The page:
Although the FTC is the main agency acting in the provider merger space, state attorneys general have also increased review and enforcement activities. The presenters shared some signs to watch for that may determine whether a deal will get close antitrust review. In the hospital context, a “4 to 3” or “3 to 2” hospital acquisition, especially in rural areas where most health care in that area is provided by these players, is likely to see scrutiny. In addition, any deal that sees complaints from a health plan, competing hospitals or physician practices, or disgruntled physicians or other health care practitioners is more likely to face scrutiny. And as always, parties should be attune to documents that raise red flags (for example, an e-mail that discusses the ability of the merged entity to have better leverage against health plans in negotiations, or to increase prices). In the context of physician practice deals, red flags include increased payor rates through: actual price increases, especially with no arguable increase in quality; moving acquired physician practices to existing contracts with higher negotiated rates; and moving ancillary services to higher hospital-based rates.
In addition to identifying red flags, the presenters also outlined some factors that can serve to mitigate the risks, including the presence of strong competitors in the same market (even if the market is concentrated), growing competitors, the existence of supportive or neutral payors and third-parties, and a clear, pro-competitive, and well-documented rationale for acquisition. In addition, educating leadership and management about the potential for risk, and what that means regarding the investments needed to position the deal for the best chance of getting through an antitrust review, is a critical step for a successful process.
6. Until Death Do Us Part: Health Information Technology Considerations in Transactions
This presentation addressed issues to consider related to health information technology when evaluating and conducting diligence on transactions. Health information technology provisions are essential and are growing in importance; more and more, software and technology are underpinning the care process and are not just afterthoughts. Also increasing with the importance of health information technology in care are the concerns around security risks and the privacy of health data. As relationships become more complicated (e.g., ACOs, clinically integrated networks, population management entities, care management services), the necessity for careful health information technology diligence is increasing as well.
Some key points to consider when evaluating a target include: ensuring that business associate agreements are appropriate and that the same business associate agreement template has not been used for all relationships; thinking about licensing concerns, e.g., whether the technology vendor will provide transition services to the new entity; which party is going to be responsible for ongoing technology; and, if there is a problem, who will bear the responsibility and costs of resolving them. Further, entities should consider (both for themselves and any targets) whether there are other entities or individuals with whom they have previously shared data, whether duplicative copies of data have been destroyed as appropriate, and whether policies, as well as clear procedures, are in place to address these types of concerns. Finally, organizations should be keenly aware of privacy and security concerns, including whether a HIPAA-compliant security risk analysis has been conducted and updated as required (remembering that this is different than a gap analysis and is one of the first things OCR will ask for in the case of an investigation or audit), and that breach reports should be requested and reviewed (and that the absence of any breach analyses or reports is actually a significant red flag).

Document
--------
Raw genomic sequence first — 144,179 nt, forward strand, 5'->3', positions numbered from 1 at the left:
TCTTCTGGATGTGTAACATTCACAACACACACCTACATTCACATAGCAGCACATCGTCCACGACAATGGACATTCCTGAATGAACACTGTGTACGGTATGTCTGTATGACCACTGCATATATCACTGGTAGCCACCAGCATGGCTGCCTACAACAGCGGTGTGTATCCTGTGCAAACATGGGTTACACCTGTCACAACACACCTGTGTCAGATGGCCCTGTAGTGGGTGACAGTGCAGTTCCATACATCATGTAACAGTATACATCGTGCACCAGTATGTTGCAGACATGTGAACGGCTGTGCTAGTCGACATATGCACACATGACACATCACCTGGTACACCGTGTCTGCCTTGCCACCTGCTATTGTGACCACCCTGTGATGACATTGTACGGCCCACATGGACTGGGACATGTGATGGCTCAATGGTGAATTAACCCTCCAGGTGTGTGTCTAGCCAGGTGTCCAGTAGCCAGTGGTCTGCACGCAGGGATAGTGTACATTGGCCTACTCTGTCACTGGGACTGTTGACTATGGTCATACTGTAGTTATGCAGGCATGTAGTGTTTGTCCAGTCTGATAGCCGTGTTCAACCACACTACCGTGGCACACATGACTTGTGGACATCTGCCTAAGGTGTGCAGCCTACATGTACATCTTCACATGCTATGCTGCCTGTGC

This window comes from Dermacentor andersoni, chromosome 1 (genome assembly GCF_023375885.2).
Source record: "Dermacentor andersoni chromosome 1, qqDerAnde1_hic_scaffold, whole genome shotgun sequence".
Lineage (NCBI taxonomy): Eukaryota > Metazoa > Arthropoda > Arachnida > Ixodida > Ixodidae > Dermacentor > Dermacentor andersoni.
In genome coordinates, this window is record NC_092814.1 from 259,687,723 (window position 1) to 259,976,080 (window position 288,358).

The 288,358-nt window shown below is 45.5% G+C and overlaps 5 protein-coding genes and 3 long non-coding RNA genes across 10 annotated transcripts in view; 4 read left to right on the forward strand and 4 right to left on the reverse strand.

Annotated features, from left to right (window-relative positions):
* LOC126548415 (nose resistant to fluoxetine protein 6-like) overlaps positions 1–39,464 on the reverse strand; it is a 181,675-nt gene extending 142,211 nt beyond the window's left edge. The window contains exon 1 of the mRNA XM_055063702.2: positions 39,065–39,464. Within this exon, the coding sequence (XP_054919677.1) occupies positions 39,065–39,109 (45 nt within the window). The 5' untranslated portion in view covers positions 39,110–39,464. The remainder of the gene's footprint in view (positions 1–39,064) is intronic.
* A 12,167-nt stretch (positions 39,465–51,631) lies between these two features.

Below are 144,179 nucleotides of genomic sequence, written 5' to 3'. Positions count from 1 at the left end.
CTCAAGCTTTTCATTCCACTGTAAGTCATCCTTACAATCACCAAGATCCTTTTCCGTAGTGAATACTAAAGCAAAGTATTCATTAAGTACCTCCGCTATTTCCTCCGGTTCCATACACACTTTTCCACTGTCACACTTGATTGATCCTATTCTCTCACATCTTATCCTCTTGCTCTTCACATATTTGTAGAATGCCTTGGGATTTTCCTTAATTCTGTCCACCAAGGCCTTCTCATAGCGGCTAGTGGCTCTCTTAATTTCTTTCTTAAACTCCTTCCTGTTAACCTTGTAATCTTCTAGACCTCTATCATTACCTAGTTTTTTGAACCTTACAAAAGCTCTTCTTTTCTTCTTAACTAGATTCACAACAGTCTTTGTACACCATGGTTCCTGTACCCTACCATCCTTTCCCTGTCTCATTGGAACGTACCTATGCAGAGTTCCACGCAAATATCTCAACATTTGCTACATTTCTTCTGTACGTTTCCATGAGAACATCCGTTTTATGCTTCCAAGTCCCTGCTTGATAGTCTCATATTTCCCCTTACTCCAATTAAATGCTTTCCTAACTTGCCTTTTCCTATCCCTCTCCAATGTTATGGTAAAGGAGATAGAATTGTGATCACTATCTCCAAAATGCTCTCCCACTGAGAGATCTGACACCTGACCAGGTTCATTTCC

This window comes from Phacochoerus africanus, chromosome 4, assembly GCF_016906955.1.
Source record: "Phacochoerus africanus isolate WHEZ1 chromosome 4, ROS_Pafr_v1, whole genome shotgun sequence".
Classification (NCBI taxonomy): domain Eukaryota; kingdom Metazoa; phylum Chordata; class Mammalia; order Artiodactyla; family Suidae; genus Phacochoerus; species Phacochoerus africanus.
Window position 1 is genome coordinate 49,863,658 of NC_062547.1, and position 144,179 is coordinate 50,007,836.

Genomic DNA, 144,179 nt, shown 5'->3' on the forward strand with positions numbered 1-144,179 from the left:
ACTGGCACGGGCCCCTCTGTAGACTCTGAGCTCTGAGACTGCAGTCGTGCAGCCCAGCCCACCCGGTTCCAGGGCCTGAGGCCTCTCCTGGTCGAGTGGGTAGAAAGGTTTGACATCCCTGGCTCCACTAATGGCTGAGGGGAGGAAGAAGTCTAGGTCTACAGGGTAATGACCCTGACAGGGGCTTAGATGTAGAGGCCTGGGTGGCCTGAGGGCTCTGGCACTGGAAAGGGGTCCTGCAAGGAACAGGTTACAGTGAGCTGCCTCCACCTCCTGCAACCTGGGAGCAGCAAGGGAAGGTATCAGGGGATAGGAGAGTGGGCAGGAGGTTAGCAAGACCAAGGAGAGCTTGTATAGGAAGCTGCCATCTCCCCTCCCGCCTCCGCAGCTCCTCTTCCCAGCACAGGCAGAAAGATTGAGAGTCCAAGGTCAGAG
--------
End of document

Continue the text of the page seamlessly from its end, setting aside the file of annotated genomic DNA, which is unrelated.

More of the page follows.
7. MACRA Changing Considerations in Health Care Transactions: Understanding the New Law and Its Ramifications
Much has been written and presented on the complex concepts of MACRA, MIPS, and APMs. This presentation gave a clear, helpful overview of some of the key components of this framework. In short summary, the presenters explained that: MACRA replaces the sustainable growth rate formula and focuses on payment for quality and risk shifting; MIPS involves measurement against peers; and APMs entail significant downside risk. Despite complexity and downsides, these programs are important for providers to understand, not just in the Medicare context, but more broadly as well, since they are likely to drive payment across the payor mix. As providers become familiar with the standards and requirements that are available, providers should strategically consider how to get their scores as high as possible. Note that scores will be publicly available, so they will have implications for providers’ brands. Providers should closely evaluate which measures to report, and should consider using those where they are scoring better than everyone else, and not necessarily where they think they will just score highly (as many other providers may score highly in that category as well, thus reducing its impact on any particular provider’s score).